Clarissa’s driver has switched sides, entered the picture frame, looking for room at the back. But maybe it’s just the other way around, that’s more likely. He only fell out of the picture for a moment, always does what is asked of him, and changes sides, that’s the easiest way. He’s at the ready. Just as Clarissa is getting out of the train, her phone rings. The train was full, and then the platform is full, people streaming towards the exit, pulling their luggage behind them, the entire platform a pushing, noisy throng in which each persists in his lane, which is why they all get in each other’s way, their hurrying slows them down. Clarissa rummages in her bag and moves forward, or rather, is pushed forward. She is carrying her leather travel bag over her shoulder and over the travel bag her handbag, which is unwieldy and makes her walk bent over because the bag is heavy and because she is misshapen and can’t gauge how much room she needs. She would like to act as if this was all just a routine, bothersome but familiar, would like to think about the next appointment, about the people who will be there, about her presentation, and about whether all of her documents are tidy and ready and in the correct order in the cowhide folder. It’s always the same, she can’t find the phone and gets worked up because she already knows who’s calling at this moment. Then she finds the phone, which has stopped ringing, in a book, right at the bottom of the bag, and her premonition is confirmed, naturally, and then her bag slips off her shoulder, she gets even angrier and if the people around her Angelika Reitzer · 231 are wrinkling their brows or looking right past her, she doesn’t want to see it. The caller is on the platform, they haven’t seen each other for at least two years, they greet each other with a handshake. Amazed, he says, you look really good. They drive together to the country inn where the party is to take place. In the car he wants to retract his amazement, but it’s too late now. Clarissa felt good. Somewhat. He doesn’t mean it that way, surely he doesn’t. Her skin feels pimply, she knows exactly where she should apply more cover-up and she can feel a burning on her chin, surely there’s a big red spot there in spite of the make-up. He fiddles with the radio dial, wants to call someone that can’t be reached. He leaves no message. Her hair is stringy even though right before leaving she washed and dried it. Maybe she should have worn a dress. Maybe she should change right after arriving. When Clarissa changes the station without asking, he looks at her for a moment, shocked. Then he grins. He talks about work, the many appointments, responsibility and weight on the shoulders, and as they are getting out, Clarissa suddenly thinks that perhaps he means her work, and that confused her at first, and when she addresses him about it, carefully, as if in passing, he hands her a small folder with information about the area and its modest attractions, a pamphlet with the programme points for the meeting; she’s calm for a moment, as if she were up to speed, as if she knew what was now coming. Clarissa wants to ask him about the list of participants, but doesn’t. Point one (individual arrivals) and Point two (short walk in the nearby pine woods, discovering and re-establishing family relations) are already taken care of. But dinner, boat trip, volleyball game, free time in the indoor pool and sauna are still ahead of her, and her driver now takes her hand and laughs broadly in her direction and their heads bump together. While he still helps, what remains is only a sense of disturbance. Her driver looks at her and earnestly retrieves her bag, now he’s the porter and if she asked him to he would go into the foreign kitchen and fetch bread for her or juice or a piece of cake from the locked display case and so on. He carries her bag upstairs and pulls her behind him, and right away lets go of her hand, and that’s the way it was before, he always did everything for everyone and no one thanked him and he went right ahead doing it and sometimes he reminded someone of some greater deed and then he was the one with the bad conscience. And yet at the same time he can also slight someone and then act as if he didn’t notice it, as if he had not realized that he had just badly insulted someone. He can outfit his broad face with a grin or with complete harmlessness, which is a bit hurtful. It suits him perfectly. Only when he is taking about what he can do well is he serious. When he knows for sure what the other person now wants, that right now he is doing the right thing, then his look, no, his gazing, is truthful. That’s him. He stands on the small balcony of her room and gives a report on the morning, seems cheerful, entirely natural; he himself has already driven twice to the train station and back, she is the third person 232 · Angelika Reitzer he’s picked up. Nobody has ever taken him into consideration, that doesn’t occur to anyone. In the family photos he is often only seen as a blur, or he is covered by someone, he’s always standing at the back, is at every party, but he can’t be made out. Only after having counted several times does somebody say, Hannes, where is Hannes? And yet he is also there. Hannes made an extra trip with a larger car, he’s playing shuttle bus for the grandmas. Or he’s helping to set up and rearrange furniture. He’s sorting out the children’s beds. Setting up the volley ball net, and isn’t he the one in charge of marking off the court lines? Exactly. He picks up the little cousin from the airport. Hannes is always there. Not to be seen and yet perhaps blatantly obvious. Now he’s already gone again, the others have come from the woods and perhaps he has disappeared in it. As if he wanted to catch up on the walk. He speaks briefly with her father, probably to receive a few directives, and doesn’t reappear until he takes Clarissa to the train. For a while she stands on the small balcony, the room smells like fabric softener or cleaning detergent, perhaps both, not unpleasant. The folder is lying on the turned-back bedspread, these are not documents for a seminar, and she’s known the people she’s about to meet since childhood. For most of them she is not the boss’s assistant. But neither can she be for them the girl who has a promising future ahead of her. Clarissa has to laugh. That’s what they want from us: a demonstration of the future; and yes the laughter is brief and silent, and she almost chokes on it. This, said her mother on the phone, should be the last big reunion and after that they want to withdraw from their duties and their family.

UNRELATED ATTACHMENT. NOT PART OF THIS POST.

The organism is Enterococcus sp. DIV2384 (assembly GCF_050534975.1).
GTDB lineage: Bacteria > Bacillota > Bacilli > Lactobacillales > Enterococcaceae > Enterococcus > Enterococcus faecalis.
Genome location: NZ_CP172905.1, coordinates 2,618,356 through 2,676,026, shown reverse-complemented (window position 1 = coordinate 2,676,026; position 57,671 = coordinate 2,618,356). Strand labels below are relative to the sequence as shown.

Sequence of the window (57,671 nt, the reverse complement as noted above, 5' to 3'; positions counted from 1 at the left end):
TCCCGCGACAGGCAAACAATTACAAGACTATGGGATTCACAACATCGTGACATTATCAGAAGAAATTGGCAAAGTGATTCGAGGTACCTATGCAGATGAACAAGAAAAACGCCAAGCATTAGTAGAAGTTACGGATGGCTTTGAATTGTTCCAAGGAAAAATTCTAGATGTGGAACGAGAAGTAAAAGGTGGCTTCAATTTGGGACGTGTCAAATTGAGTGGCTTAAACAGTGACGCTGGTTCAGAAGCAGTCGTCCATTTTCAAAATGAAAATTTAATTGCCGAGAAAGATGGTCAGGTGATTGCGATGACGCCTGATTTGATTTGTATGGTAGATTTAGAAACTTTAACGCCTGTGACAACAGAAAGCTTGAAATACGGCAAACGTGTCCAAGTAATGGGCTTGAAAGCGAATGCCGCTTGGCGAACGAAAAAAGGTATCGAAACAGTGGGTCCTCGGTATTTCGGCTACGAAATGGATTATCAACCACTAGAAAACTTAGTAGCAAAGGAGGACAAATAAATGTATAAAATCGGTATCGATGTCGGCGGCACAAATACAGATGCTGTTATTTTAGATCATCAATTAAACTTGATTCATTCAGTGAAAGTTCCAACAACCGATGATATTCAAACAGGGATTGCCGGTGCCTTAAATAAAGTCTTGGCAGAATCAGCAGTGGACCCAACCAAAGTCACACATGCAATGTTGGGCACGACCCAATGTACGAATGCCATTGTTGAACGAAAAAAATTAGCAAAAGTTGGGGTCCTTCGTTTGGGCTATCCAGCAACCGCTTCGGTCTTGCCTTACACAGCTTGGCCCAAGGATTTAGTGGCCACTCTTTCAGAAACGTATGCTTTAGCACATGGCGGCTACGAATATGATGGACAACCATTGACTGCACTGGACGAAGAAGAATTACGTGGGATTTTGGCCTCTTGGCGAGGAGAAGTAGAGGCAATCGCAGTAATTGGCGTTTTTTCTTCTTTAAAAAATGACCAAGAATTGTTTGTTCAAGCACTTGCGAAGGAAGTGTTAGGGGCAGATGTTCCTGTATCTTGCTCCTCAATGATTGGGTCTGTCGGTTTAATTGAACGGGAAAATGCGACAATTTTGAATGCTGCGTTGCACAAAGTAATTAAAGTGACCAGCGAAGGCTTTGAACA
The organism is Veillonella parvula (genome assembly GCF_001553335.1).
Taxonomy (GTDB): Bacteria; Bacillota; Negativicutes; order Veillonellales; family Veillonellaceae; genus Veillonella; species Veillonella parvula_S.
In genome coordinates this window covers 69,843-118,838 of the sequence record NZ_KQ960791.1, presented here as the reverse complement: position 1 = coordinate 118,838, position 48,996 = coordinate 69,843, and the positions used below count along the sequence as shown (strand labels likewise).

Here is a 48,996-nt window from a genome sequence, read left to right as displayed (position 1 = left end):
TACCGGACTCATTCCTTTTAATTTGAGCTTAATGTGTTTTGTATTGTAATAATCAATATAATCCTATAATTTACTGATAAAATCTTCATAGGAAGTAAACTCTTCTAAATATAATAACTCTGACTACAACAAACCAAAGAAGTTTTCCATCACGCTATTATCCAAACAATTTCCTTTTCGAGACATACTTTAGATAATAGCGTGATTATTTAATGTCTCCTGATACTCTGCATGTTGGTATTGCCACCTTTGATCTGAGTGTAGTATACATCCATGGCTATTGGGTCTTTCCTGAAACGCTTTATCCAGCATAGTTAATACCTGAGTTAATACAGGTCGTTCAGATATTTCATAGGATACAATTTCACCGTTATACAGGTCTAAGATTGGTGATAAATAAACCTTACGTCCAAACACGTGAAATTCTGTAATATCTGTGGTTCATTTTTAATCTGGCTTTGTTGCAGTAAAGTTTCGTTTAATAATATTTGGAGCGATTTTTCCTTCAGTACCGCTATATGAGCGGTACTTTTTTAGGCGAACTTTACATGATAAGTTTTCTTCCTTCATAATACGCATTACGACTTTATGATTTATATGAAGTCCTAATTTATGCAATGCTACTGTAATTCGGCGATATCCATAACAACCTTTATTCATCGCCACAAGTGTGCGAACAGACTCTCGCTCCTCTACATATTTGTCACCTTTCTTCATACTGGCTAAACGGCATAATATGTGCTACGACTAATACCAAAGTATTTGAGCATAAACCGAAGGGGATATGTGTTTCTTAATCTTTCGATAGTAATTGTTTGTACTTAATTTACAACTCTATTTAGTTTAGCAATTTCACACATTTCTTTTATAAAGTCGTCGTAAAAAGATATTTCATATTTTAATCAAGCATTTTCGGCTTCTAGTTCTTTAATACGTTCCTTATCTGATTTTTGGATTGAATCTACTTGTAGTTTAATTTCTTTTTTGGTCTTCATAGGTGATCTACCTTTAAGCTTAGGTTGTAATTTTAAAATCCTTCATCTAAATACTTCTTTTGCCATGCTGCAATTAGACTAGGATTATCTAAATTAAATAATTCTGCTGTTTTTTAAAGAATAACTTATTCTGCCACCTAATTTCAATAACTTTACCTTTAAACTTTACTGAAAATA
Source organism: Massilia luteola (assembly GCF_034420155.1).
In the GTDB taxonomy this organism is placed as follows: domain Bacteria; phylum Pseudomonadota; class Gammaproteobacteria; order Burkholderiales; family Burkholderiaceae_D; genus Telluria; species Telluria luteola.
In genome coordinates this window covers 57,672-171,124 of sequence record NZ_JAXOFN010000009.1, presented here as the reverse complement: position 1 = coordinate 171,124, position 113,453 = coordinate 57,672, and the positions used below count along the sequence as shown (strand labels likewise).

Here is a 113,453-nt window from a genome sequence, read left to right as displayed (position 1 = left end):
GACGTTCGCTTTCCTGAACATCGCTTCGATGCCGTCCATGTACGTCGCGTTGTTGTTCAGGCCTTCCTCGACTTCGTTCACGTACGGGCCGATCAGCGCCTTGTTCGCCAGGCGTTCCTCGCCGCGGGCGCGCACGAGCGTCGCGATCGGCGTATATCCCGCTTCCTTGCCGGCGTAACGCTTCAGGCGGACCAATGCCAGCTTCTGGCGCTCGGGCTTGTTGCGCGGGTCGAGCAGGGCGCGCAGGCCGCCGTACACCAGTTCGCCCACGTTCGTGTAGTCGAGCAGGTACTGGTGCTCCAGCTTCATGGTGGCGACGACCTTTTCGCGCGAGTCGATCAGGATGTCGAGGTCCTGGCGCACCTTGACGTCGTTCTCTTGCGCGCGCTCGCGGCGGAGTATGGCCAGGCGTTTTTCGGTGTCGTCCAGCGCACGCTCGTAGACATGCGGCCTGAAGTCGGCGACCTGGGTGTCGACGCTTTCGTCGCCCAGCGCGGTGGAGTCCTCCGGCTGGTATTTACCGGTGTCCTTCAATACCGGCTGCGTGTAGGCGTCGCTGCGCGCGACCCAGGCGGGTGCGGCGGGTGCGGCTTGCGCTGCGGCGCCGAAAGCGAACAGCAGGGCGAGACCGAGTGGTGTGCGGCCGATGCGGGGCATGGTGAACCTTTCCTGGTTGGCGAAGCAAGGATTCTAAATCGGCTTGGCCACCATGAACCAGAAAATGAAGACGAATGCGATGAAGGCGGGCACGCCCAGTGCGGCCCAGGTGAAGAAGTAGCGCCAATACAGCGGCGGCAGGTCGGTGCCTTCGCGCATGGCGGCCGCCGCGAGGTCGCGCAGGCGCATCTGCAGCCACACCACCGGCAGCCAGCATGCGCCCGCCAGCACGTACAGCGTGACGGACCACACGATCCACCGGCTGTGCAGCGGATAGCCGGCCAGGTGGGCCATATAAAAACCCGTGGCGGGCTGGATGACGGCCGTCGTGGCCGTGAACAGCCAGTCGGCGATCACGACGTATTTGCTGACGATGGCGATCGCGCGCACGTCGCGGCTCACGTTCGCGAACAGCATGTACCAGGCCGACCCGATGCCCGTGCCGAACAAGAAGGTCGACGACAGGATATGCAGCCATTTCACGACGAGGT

(Translated by Jason Blake)